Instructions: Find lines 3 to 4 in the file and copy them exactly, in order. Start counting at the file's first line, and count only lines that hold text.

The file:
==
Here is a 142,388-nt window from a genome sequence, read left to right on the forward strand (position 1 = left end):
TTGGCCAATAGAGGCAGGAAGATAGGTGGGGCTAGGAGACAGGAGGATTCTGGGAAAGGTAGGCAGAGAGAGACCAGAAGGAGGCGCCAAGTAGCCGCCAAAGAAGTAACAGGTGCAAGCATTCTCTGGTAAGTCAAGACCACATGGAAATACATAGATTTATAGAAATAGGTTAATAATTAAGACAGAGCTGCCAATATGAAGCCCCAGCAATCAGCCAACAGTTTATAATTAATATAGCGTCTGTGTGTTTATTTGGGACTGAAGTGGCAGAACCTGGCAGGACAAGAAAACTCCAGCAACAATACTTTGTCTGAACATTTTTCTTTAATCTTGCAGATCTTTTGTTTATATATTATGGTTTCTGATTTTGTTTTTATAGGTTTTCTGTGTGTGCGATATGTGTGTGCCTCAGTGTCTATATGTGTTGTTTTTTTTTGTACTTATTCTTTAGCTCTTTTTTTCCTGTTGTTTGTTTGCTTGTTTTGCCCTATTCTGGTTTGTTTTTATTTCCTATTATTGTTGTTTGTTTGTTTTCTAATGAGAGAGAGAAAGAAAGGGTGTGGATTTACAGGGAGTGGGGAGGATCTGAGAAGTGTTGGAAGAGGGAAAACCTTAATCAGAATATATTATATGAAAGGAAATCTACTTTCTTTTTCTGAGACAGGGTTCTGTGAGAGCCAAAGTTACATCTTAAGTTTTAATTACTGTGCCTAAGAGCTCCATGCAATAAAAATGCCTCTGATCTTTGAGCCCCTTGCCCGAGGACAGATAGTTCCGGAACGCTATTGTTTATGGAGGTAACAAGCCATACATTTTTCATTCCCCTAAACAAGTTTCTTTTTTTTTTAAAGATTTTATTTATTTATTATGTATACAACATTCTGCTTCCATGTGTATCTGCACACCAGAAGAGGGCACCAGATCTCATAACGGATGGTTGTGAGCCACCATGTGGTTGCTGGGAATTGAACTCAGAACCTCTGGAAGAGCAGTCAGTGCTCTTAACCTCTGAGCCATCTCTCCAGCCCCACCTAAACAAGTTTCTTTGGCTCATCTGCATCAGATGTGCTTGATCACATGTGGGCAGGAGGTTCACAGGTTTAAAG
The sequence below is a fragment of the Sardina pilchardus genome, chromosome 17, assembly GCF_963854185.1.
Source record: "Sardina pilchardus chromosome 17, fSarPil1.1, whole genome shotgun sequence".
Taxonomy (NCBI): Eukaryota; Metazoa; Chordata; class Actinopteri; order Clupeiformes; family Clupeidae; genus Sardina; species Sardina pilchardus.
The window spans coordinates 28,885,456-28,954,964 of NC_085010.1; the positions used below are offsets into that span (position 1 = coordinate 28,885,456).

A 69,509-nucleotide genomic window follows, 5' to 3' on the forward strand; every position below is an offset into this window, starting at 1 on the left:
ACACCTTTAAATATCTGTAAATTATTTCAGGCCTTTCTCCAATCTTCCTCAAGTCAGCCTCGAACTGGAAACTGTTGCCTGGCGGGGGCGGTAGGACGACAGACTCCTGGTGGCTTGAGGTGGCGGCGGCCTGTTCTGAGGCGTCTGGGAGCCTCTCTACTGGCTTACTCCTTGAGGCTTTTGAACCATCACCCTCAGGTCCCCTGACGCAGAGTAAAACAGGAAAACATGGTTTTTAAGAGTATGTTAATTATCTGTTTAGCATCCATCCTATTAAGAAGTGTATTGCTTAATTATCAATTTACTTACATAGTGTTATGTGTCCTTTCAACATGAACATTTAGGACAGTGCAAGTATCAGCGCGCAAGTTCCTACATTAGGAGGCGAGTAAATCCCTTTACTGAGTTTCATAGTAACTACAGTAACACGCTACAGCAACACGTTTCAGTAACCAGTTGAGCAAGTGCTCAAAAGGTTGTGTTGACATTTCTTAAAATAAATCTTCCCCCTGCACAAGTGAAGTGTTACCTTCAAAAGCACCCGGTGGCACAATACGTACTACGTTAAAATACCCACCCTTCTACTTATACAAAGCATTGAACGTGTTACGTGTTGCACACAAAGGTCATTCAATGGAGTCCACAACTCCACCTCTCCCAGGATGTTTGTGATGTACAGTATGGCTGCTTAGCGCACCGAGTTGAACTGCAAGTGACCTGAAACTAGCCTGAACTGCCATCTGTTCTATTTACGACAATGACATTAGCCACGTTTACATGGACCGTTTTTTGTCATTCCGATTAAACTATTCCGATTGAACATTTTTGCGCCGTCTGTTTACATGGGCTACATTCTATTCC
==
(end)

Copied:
The sequence below is a fragment of the Sardina pilchardus genome, chromosome 17, assembly GCF_963854185.1.
Source record: "Sardina pilchardus chromosome 17, fSarPil1.1, whole genome shotgun sequence".